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Social comparisons in job search

Author

Listed:
  • Fu, Jingcheng
  • Sefton, Martin
  • Upward, Richard

Abstract

Using a laboratory experiment we examine how social comparisons affect behavior in a sequential search task. In a control treatment subjects search in isolation, while in two other treatments subjects get feedback on the search decisions and outcomes of a partner subject. The average level and rate of decline of reservation wages are similar across treatments. Nevertheless, subjects who are able to make social comparisons search differently from those who search in isolation. Within a search task we observe a reference wage effect: when a partner exits, the subject chooses a new reservation wage which is increasing in partner income. We also observe a social comparison effect between search tasks: subjects whose partners in a previous task searched for longer choose a higher reservation wage in the next task. Our findings imply that the provision of social information can change job-seekers search behavior.

Suggested Citation

  • Fu, Jingcheng & Sefton, Martin & Upward, Richard, 2019. "Social comparisons in job search," Journal of Economic Behavior & Organization, Elsevier, vol. 168(C), pages 338-361.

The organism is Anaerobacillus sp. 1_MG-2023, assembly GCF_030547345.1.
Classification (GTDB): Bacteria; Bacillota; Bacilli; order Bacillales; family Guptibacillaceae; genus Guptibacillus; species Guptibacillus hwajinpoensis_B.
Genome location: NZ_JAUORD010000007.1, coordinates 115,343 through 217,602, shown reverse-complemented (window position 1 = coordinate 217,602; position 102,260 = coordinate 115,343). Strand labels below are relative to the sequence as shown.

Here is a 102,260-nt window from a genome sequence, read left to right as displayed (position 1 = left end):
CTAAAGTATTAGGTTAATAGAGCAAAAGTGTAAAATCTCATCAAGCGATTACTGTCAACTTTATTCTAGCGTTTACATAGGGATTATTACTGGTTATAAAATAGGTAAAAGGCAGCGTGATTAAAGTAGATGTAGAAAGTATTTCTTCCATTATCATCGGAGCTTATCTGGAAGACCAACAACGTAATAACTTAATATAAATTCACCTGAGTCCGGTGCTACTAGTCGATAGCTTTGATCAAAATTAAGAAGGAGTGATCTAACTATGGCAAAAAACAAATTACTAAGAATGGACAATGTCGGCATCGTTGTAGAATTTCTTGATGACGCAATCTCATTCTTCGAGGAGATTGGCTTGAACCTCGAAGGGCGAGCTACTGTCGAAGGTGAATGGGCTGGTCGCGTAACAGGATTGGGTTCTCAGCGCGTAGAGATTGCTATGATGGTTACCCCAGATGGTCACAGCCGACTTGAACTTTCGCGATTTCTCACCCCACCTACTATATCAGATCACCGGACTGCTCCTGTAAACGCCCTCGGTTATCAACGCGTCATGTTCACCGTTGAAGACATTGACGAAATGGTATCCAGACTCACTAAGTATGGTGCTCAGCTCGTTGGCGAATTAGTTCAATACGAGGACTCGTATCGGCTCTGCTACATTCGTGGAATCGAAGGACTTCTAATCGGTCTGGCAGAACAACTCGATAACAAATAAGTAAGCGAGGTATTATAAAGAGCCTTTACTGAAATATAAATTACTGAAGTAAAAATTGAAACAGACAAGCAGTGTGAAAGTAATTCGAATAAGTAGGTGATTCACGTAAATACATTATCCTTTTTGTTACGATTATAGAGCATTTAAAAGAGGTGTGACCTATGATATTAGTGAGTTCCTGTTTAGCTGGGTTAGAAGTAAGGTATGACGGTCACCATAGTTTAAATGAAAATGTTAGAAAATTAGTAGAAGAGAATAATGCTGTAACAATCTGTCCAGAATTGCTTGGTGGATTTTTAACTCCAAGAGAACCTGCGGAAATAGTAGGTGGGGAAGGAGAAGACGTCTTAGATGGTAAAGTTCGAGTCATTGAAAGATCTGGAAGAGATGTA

• Handle: RePEc:eee:jeborg:v:168:y:2019:i:c:p:338-361
    DOI: 10.1016/j.jebo.2019.10.013
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    More about this item

    Keywords

    Job search; Social comparisons; Distributional preferences; Laboratory experiment;

    JEL classification:

    • D83 - Microeconomics - - Information, Knowledge, and Uncertainty - - - Search; Learning; Information and Knowledge; Communication; Belief; Unawareness
    • D91 - Microeconomics - - Micro-Based Behavioral Economics - - - Role and Effects of Psychological, Emotional, Social, and Cognitive Factors on Decision Making
    • C91 - Mathematical and Quantitative Methods - - Design of Experiments - - - Laboratory, Individual Behavior
    • J64 - Labor and Demographic Economics - - Mobility, Unemployment, Vacancies, and Immigrant Workers - - - Unemployment: Models, Duration, Incidence, and Job Search

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